Given these human resource issues, it is not surprising that the turnover rate in the arts (among those who leave voluntarily) is high: 20%, compared with an average of 12% for other non-profit organizations.
This report concludes that “excessive workload, understaffing and a general unavailability of resources” continue to pose significant challenges for the arts sector.
Artists in Large Canadian Cities Based on the 2006 Census
Hill Strategies Research, September 2009
This report provides an analysis of artists residing in 93 large Canadian cities, including statistics concerning the number of artists, artists’ earnings, and trends between 1991 and 2006. A brief profile of artists and a summary of key changes between 1991 and 2006 are also provided for the 93 cities with a population of 50,000 or more.
Overall, 103,500 artists reside in the 93 large cities included in the study. This represents three-quarters (74%) of the 140,000 artists in Canada.
The City of Toronto has the largest absolute number of artists (22,265), followed by Montreal (13,425) and Vancouver (8,155). The seven other cities with over 2,000 artists are Calgary (5,110), Ottawa (4,550), Edmonton (3,255), Winnipeg (2,905), Mississauga (2,285), Halifax (2,215) and Quebec City (2,100). These ten cities house almost one-half (47%) of Canada’s 140,000 artists.
In the 93 cities, artists comprise 0.90% of the combined local labour forces, higher than the Canadian average (0.77%).
The three cities with the highest concentrations of artists are in British Columbia: Vancouver (2.35%), Victoria (1.87%) and North Vancouver District Municipality (1.61%). Toronto (1.60%) and Montreal (1.53 %) follow in fourth and fifth position (respectively). Six large cities have a concentration of artists that is about 1%: Saanich (BC), Halifax (NS), St. John’s (NL), Fredericton (NB), New Westminster (BC) and Oakville (ON).
Given the relatively high cost of living in large cities, artists’ average earnings levels are quite low. In 27 of the 63 cities with reliable earnings data, artists’ average earnings are below the Statistics Canada’s low-income cutoff for a single person. In 47 of the 63 cities with reliable earnings data, artists’ average earnings are below the Statistics Canada’s low-income cutoff for a family of two.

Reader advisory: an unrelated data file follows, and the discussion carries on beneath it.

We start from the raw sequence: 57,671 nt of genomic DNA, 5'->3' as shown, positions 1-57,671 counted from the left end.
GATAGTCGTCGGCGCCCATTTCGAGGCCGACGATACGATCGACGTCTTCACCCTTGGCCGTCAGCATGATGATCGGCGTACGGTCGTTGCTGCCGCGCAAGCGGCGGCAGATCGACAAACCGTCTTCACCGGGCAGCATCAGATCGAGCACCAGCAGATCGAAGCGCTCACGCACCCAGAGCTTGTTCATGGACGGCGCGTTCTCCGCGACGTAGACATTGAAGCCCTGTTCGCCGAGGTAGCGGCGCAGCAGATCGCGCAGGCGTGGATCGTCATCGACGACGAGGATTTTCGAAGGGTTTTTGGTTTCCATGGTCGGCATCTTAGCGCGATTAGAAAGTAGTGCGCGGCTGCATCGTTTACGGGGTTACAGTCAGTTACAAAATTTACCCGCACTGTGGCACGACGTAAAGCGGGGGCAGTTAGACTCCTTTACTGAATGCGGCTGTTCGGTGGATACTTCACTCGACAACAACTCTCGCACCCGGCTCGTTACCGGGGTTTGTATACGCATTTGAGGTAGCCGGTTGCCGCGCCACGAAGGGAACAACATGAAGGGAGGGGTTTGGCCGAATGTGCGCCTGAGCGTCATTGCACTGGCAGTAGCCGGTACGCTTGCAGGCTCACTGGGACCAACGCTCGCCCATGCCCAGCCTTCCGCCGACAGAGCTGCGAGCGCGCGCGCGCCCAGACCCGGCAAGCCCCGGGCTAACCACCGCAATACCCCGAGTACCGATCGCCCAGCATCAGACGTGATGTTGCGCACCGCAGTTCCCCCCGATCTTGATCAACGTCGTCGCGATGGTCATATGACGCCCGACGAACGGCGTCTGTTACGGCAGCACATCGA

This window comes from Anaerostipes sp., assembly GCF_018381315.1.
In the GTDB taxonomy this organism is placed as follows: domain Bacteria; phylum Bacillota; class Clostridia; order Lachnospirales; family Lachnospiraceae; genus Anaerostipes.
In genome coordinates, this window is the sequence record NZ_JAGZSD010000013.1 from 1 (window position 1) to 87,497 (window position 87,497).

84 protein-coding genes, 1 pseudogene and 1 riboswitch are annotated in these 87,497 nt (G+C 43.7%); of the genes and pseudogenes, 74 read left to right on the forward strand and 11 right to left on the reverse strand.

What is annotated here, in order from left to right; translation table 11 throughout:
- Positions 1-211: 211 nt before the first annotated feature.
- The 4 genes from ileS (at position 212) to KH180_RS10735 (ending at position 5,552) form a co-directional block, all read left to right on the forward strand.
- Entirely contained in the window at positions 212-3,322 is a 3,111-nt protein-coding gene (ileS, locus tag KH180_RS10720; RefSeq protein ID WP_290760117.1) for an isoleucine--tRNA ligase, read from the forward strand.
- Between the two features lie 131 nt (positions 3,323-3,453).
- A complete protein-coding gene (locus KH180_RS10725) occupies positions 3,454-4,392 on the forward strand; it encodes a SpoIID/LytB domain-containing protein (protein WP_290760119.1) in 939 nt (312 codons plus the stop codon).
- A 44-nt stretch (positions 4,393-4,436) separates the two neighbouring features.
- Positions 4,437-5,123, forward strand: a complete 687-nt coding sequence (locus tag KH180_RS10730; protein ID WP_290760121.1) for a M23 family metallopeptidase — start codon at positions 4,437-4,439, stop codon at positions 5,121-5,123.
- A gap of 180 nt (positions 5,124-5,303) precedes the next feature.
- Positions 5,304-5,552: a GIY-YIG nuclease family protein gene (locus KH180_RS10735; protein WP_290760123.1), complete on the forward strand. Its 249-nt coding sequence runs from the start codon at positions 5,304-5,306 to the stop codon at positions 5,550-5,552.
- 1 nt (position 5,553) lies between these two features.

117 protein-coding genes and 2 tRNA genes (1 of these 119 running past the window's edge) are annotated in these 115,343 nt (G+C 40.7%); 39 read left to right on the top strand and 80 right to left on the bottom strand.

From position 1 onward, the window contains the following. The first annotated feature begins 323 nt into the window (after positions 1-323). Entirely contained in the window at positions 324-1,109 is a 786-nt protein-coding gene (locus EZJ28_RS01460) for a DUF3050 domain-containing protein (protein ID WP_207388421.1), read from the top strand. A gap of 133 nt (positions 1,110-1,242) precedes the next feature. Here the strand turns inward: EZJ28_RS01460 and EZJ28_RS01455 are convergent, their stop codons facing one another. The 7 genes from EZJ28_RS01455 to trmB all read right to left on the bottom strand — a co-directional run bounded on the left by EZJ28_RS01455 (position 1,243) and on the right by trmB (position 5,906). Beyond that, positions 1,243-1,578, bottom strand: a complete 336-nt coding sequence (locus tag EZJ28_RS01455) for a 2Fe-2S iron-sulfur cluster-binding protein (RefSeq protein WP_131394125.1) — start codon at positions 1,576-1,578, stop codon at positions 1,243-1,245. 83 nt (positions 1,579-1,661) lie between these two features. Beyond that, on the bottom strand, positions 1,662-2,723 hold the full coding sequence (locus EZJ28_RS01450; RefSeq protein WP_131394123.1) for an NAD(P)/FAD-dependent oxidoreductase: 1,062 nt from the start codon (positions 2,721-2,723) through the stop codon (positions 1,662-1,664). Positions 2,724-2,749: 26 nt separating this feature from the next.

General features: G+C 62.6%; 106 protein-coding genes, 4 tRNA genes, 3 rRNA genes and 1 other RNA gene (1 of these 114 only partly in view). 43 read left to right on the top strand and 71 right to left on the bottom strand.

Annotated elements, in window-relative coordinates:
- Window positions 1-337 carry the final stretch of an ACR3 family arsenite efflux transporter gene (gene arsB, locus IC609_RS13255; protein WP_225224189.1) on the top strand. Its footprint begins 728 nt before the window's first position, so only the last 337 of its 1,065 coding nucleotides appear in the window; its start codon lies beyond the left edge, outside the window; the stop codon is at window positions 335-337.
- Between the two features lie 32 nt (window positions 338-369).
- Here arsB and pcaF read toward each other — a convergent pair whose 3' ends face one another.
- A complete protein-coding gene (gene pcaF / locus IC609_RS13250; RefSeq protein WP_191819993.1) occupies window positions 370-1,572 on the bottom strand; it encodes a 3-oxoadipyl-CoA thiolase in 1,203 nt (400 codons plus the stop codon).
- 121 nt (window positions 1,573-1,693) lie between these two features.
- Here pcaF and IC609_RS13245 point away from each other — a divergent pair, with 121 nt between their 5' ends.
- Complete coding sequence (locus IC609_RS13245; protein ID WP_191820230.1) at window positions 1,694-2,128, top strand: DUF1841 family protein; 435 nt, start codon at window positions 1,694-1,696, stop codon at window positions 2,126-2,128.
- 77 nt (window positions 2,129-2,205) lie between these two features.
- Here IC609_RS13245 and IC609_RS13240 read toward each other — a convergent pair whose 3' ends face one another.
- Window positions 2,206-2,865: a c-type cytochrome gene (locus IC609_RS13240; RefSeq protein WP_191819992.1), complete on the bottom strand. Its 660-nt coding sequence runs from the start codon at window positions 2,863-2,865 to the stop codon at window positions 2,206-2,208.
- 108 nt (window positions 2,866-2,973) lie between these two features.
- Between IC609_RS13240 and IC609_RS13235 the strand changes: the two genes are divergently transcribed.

Across Canada, the average earnings of artists are 37% less than other Canadian workers. Artists fare worse than the Canadian average in most large cities. The earnings gap is above the Canadian average (i.e., 38% or more) in 52 of the 63 cities with reliable earnings data.
The arts are a growth sector in most Canadian cities. In the 92 large cities with reliable data between 1991 and 2006, there was a 40% increase in the number of artists, compared with a 25% increase in the overall labour force. In 55 of 92 large cities, the growth rate in the number of artists exceeded the growth in the overall local labour force between 1991 and 2006. More recently, however, the growth in the number of artists exceeded growth in the overall labour force in only 41 of 92 large cities between 2001 and 2006.
Between 1991 and 2006, the number of artists increased substantially in many suburban areas. Of the ten large cities where the number of artists doubled (or more) between 1991 and 2006, many are suburbs of Toronto (Whitby, Vaughan and Richmond Hill) or Vancouver (Coquitlam and Langley). Four other cities with very large increases are also in the broader Vancouver and Toronto regions, including Chilliwack (BC), Barrie (ON), Guelph (ON) and Niagara Falls (ON). Fredericton (NB) is the tenth city where the number of artists doubled.
Only 11 large cities saw a decrease in the number of artists between 1991 and 2006. These cities tend to be in northern or less populous areas of the country. Some northern cities with a decrease in the number of artists are Saguenay (QC), North Bay (ON), Greater Sudbury (ON) and Prince George (BC). Less populous cities with a decrease are Shawinigan (QC), Cape Breton (NS), Saint-Hyacinthe (QC), Norfolk County (ON) and Strathcona County (AB).
Some artists or other labour force workers might choose a municipality in which to work based on its reputation as an “arts-friendly” city. It is possible, therefore, that those cities with a particularly high concentration or number of artists might see larger growth in the number of artists or larger labour force growth than other cities. The report shows that there does not appear to be a connection between the concentration of artists and growth in the number of artists. Nor does there appear to be a connection between the absolute number of artists and growth in the number of artists between 1991 and 2006. Finally, there does not appear to be a simple connection between either the concentration or the number of artists and overall labour force growth.